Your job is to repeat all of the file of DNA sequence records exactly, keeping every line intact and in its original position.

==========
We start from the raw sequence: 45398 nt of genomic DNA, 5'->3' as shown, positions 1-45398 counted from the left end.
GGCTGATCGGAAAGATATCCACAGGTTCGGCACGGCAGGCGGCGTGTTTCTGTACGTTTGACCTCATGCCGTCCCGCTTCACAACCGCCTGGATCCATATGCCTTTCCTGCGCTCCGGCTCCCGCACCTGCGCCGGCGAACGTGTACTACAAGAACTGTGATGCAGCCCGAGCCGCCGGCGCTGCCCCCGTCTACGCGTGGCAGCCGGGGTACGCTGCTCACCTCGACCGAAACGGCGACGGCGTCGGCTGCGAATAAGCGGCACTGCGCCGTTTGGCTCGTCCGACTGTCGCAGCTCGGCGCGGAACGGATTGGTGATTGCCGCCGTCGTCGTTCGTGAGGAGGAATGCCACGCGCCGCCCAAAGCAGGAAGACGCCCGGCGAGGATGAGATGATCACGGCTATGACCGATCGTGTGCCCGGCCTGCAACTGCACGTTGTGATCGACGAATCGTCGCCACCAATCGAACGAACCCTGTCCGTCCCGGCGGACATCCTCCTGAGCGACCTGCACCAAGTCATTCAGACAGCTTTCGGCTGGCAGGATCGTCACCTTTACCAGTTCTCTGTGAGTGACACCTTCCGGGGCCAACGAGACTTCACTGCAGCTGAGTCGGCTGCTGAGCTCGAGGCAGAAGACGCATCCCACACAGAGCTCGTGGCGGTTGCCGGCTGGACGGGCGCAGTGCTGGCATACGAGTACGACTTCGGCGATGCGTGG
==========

We start from the raw sequence: 45398 nt of genomic DNA, 5'->3' as shown, positions 1-45398 counted from the left end.
GGCTGATCGGAAAGATATCCACAGGTTCGGCACGGCAGGCGGCGTGTTTCTGTACGTTTGACCTCATGCCGTCCCGCTTCACAACCGCCTGGATCCATATGCCTTTCCTGCGCTCCGGCTCCCGCACCTGCGCCGGCGAACGTGTACTACAAGAACTGTGATGCAGCCCGAGCCGCCGGCGCTGCCCCCGTCTACGCGTGGCAGCCGGGGTACGCTGCTCACCTCGACCGAAACGGCGACGGCGTCGGCTGCGAATAAGCGGCACTGCGCCGTTTGGCTCGTCCGACTGTCGCAGCTCGGCGCGGAACGGATTGGTGATTGCCGCCGTCGTCGTTCGTGAGGAGGAATGCCACGCGCCGCCCAAAGCAGGAAGACGCCCGGCGAGGATGAGATGATCACGGCTATGACCGATCGTGTGCCCGGCCTGCAACTGCACGTTGTGATCGACGAATCGTCGCCACCAATCGAACGAACCCTGTCCGTCCCGGCGGACATCCTCCTGAGCGACCTGCACCAAGTCATTCAGACAGCTTTCGGCTGGCAGGATCGTCACCTTTACCAGTTCTCTGTGAGTGACACCTTCCGGGGCCAACGAGACTTCACTGCAGCTGAGTCGGCTGCTGAGCTCGAGGCAGAAGACGCATCCCACACAGAGCTCGTGGCGGTTGCCGGCTGGACGGGCGCAGTGCTGGCATACGAGTACGACTTCGGCGATGCGTGG